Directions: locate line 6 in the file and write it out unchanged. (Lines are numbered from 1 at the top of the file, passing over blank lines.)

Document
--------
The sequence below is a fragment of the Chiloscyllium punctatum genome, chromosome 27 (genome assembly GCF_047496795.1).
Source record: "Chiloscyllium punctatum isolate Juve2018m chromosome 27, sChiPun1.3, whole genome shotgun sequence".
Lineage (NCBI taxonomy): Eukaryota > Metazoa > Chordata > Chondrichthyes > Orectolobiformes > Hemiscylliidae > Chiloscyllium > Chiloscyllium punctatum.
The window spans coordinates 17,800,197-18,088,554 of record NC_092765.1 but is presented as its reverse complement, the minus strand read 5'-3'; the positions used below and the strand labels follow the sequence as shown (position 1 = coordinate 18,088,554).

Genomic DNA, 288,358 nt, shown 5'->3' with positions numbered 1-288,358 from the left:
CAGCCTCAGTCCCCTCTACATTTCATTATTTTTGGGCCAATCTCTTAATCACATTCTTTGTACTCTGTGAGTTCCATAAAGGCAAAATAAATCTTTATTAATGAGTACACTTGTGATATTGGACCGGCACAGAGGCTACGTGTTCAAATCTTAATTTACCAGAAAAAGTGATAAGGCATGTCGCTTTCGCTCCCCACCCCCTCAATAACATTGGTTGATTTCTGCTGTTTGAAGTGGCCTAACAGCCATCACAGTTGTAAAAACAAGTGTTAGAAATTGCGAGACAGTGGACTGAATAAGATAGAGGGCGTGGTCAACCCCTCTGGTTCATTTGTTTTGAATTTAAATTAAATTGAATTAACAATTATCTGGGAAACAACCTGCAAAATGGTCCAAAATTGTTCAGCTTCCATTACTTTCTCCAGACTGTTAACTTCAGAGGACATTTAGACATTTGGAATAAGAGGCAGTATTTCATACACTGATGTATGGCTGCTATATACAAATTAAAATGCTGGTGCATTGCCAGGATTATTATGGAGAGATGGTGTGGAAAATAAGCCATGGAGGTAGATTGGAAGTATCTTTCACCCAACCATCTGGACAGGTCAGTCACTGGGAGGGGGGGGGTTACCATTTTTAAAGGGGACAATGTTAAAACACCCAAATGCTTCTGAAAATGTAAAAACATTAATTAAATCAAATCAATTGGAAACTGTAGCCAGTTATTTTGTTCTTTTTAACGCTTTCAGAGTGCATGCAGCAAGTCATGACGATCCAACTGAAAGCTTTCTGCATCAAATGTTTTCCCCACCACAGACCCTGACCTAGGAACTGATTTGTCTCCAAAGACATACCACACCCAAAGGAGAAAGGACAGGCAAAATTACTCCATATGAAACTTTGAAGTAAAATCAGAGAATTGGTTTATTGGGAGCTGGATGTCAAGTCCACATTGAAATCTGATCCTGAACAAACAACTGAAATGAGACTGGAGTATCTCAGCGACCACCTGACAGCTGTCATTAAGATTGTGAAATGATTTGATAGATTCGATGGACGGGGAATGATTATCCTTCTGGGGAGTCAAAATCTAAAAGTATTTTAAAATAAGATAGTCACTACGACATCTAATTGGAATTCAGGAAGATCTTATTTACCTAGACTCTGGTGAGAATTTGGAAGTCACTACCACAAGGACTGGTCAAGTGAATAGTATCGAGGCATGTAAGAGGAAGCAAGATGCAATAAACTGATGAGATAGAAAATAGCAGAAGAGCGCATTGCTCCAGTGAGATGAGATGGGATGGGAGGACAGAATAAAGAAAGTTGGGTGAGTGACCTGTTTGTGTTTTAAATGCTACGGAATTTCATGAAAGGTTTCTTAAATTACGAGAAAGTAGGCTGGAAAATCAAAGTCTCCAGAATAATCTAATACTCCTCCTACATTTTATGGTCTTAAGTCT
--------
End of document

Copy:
CAGCCTCAGTCCCCTCTACATTTCATTATTTTTGGGCCAATCTCTTAATCACATTCTTTGTACTCTGTGAGTTCCATAAAGGCAAAATAAATCTTTATTAATGAGTACACTTGTGATATTGGACCGGCACAGAGGCTACGTGTTCAAATCTTAATTTACCAGAAAAAGTGATAAGGCATGTCGCTTTCGCTCCCCACCCCCTCAATAACATTGGTTGATTTCTGCTGTTTGAAGTGGCCTAACAGCCATCACAGTTGTAAAAACAAGTGTTAGAAATTGCGAGACAGTGGACTGAATAAGATAGAGGGCGTGGTCAACCCCTCTGGTTCATTTGTTTTGAATTTAAATTAAATTGAATTAACAATTATCTGGGAAACAACCTGCAAAATGGTCCAAAATTGTTCAGCTTCCATTACTTTCTCCAGACTGTTAACTTCAGAGGACATTTAGACATTTGGAATAAGAGGCAGTATTTCATACACTGATGTATGGCTGCTATATACAAATTAAAATGCTGGTGCATTGCCAGGATTATTATGGAGAGATGGTGTGGAAAATAAGCCATGGAGGTAGATTGGAAGTATCTTTCACCCAACCATCTGGACAGGTCAGTCACTGGGAGGGGGGGGGTTACCATTTTTAAAGGGGACAATGTTAAAACACCCAAATGCTTCTGAAAATGTAAAAACATTAATTAAATCAAATCAATTGGAAACTGTAGCCAGTTATTTTGTTCTTTTTAACGCTTTCAGAGTGCATGCAGCAAGTCATGACGATCCAACTGAAAGCTTTCTGCATCAAATGTTTTCCCCACCACAGACCCTGACCTAGGAACTGATTTGTCTCCAAAGACATACCACACCCAAAGGAGAAAGGACAGGCAAAATTACTCCATATGAAACTTTGAAGTAAAATCAGAGAATTGGTTTATTGGGAGCTGGATGTCAAGTCCACATTGAAATCTGATCCTGAACAAACAACTGAAATGAGACTGGAGTATCTCAGCGACCACCTGACAGCTGTCATTAAGATTGTGAAATGATTTGATAGATTCGATGGACGGGGAATGATTATCCTTCTGGGGAGTCAAAATCTAAAAGTATTTTAAAATAAGATAGTCACTACGACATCTAATTGGAATTCAGGAAGATCTTATTTACCTAGACTCTGGTGAGAATTTGGAAGTCACTACCACAAGGACTGGTCAAGTGAATAGTATCGAGGCATGTAAGAGGAAGCAAGATGCAATAAACTGATGAGATAGAAAATAGCAGAAGAGCGCATTGCTCCAGTGAGATGAGATGGGATGGGAGGACAGAATAAAGAAAGTTGGGTGAGTGACCTGTTTGTGTTTTAAATGCTACGGAATTTCATGAAAGGTTTCTTAAATTACGAGAAAGTAGGCTGGAAAATCAAAGTCTCCAGAATAATCTAATACTCCTCCTACATTTTATGGTCTTAAGTCT